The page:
How AfCE’S lean start-up approach to product innovation helped to revolutionise animal care
In 2018, one of the biggest pharmaceutical companies turned to AfCE to power urgently required innovation around calf health. The team had found that the mortality rate of calves is very high and that calf health is ignored by farmers. Vets are often only called in as ‘firefighters’, when it’s too late to make real change – and this ‘too little too late’ approach is significantly hurting both animal welfare and farming prosperity.
AfCE has worked with this organisation across multiple projects in multiple business units, and has a reputation across the organisation for delivering in-depth, challenging and close mentorship, powering faster and more successful innovation.
Based on lean startup principles, AfCE’s discovery programme, on which the team embarked, encouraged a small team to experiment with possible solutions – favouring experimentation over elaborate planning.
Importantly, AfCE uses a “get out of the building” approach – getting close to customers to test hypotheses and ideas, right from the beginning of the process. The emphasis is on nimbleness and speed: allowing the team to pivot and move ideas if they don’t meet the ‘problem solution fit’ that’s required.
Ultimately, the idea which won out in the discovery phase was mobile application for vets. The premise was that a vet could conduct real-time assessments of farms and calves, calculate the overall cost of maintaining the farm and risk factors associated with it – ultimately allowing earlier intervention.
The idea promised to revolutionise calf care, and it was by following AfCE’s rigorous process that the team could move quickly through the discovery process to the incubation phase where, having pitched the product to the board, the team was able to go and build a viable product to take to market.
Building the Application
AfCE’s approach to incubation favours iterative development over traditional “big design up front”.
Caroline Hooft-Slootweg, AfCE’s expert mentor, explains the theory like this: “An iterative approach significantly de-risks going to market. If the objective is to get from A to B then we must start out with an idea that will do the job – that we know will work. That might be a skateboard – it gets you from place to place but doesn’t move you very fast or very stylishly. We might then improve it a bit – a scooter rather than a skateboard, before we move onto four wheels and eventually even add a motor.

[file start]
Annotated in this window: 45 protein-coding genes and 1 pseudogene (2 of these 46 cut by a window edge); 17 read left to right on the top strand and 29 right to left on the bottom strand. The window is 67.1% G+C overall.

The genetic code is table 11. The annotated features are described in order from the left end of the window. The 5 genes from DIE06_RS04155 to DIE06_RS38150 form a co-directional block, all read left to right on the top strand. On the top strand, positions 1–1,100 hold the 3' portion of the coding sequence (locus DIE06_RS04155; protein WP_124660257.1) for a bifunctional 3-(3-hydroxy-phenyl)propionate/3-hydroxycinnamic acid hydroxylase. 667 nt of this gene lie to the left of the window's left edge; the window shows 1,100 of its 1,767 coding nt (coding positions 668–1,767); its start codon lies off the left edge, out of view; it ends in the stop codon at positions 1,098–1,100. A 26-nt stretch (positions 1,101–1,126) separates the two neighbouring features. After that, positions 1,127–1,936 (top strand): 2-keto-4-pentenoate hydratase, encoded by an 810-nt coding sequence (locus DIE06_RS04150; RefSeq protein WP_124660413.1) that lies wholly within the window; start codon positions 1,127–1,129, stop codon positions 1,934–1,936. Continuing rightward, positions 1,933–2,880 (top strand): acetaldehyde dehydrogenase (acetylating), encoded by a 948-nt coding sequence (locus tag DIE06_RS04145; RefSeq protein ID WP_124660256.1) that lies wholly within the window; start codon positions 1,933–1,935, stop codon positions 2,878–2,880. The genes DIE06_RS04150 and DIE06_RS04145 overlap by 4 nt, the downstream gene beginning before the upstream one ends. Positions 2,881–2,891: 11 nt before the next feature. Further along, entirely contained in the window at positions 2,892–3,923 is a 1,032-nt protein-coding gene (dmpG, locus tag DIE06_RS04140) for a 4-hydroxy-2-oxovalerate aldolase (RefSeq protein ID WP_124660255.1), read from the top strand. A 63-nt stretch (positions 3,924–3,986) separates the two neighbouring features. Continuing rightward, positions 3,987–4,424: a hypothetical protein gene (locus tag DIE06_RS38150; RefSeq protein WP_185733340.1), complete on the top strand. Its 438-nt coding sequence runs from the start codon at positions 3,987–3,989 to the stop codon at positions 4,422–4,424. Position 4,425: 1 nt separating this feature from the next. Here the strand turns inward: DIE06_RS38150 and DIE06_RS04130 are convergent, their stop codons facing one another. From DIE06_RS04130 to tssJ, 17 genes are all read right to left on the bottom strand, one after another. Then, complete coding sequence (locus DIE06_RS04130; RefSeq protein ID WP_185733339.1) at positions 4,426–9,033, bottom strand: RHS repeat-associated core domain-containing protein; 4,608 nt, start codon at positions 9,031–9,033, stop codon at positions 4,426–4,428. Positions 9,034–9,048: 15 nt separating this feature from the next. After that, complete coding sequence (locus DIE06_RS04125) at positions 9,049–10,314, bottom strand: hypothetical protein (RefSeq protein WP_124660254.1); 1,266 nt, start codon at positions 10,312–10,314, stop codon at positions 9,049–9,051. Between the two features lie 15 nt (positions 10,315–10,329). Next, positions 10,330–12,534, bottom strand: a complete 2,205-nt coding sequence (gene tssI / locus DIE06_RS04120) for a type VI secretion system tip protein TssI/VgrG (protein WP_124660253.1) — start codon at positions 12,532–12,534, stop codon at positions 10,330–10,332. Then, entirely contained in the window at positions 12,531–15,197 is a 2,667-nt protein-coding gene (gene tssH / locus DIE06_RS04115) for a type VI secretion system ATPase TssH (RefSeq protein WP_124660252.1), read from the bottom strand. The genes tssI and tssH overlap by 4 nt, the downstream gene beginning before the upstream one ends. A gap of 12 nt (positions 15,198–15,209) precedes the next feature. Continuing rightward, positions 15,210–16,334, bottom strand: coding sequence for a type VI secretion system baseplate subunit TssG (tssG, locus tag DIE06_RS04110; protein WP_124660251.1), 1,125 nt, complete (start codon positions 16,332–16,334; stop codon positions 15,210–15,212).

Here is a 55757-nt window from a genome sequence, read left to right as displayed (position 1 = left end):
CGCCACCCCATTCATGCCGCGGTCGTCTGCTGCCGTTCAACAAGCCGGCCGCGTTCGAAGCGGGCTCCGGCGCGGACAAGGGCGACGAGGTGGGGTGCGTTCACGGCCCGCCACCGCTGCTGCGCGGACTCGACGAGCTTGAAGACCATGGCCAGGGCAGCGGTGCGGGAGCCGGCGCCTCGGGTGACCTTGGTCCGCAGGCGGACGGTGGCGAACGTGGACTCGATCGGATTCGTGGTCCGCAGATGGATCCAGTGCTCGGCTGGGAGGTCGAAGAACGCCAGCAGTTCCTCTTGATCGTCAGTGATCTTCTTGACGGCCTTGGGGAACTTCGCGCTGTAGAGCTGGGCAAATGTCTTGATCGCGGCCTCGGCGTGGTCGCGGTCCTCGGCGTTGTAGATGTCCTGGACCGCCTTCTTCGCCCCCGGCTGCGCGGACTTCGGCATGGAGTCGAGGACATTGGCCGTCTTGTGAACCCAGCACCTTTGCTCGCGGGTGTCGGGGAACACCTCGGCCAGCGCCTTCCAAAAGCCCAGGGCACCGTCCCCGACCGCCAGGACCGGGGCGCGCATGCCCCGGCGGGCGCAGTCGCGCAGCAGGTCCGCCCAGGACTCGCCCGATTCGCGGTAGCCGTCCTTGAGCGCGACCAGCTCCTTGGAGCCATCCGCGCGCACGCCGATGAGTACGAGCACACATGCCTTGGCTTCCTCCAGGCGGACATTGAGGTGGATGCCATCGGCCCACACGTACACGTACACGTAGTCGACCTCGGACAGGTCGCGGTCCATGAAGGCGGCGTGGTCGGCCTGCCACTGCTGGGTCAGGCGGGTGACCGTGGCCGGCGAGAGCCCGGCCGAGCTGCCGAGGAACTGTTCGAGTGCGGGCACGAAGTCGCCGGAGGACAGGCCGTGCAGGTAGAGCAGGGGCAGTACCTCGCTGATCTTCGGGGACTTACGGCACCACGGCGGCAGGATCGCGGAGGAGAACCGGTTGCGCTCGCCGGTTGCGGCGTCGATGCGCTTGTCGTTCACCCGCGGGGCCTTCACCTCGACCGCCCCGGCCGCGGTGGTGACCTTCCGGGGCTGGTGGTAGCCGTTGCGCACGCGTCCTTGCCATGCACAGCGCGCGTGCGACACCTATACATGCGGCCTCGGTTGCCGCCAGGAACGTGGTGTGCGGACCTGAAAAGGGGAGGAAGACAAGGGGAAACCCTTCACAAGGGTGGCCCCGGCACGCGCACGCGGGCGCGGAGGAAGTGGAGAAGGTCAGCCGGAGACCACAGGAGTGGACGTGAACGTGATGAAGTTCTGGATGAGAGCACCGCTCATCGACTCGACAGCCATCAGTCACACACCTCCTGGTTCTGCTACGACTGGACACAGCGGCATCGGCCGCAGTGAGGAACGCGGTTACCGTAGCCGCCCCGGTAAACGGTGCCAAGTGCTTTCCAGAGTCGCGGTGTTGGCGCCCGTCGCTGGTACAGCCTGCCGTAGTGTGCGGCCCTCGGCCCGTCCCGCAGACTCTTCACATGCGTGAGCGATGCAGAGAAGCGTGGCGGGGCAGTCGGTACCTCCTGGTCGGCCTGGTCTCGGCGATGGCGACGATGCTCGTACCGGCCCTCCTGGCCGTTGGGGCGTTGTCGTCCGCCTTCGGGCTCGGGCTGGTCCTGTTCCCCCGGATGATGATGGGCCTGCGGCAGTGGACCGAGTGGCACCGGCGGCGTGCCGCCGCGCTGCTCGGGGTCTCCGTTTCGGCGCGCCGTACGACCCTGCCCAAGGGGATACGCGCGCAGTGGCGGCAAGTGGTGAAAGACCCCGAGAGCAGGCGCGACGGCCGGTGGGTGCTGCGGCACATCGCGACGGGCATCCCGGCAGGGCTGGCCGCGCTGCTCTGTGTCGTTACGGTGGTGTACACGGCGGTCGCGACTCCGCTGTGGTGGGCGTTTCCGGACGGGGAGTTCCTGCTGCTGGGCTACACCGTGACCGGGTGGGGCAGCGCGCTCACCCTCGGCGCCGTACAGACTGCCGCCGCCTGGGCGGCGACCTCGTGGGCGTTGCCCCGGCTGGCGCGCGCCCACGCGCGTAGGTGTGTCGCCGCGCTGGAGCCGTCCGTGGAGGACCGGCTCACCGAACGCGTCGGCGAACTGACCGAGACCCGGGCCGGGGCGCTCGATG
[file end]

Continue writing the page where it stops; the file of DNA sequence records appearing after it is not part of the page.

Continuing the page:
This approach allows teams to demonstrate value immediately, and at every point of the journey. And while it is very tempting to launch into building out the solution and disregard collecting continuous customer feedback from experiments, which can lead to the project failing upon launch. Teams must continue with lean start-up principles, testing proposed product features as they go.
In this project, a tag-team of AfCE mentors effectively became product owners and guided a sequence of lean experiments using a combination of in-person workshops and virtual support for the team. This approach, where the product owner is removed from the business, allows for a clearer view of success. Unbiased, often challenging, feedback can be more freely given, and in this case this powered the route to an impactful and transformational product.
Working with AfCE allowed the team to challenge established thinking in a controlled way – harnessing the experiences of AfCE’s expert mentors and following its tried and tested processes which have been proven to deliver.
Ultimately, this business unit was sold, and it was in no small part the calf care solution which demonstrated the value and potential of the unit to the acquirer.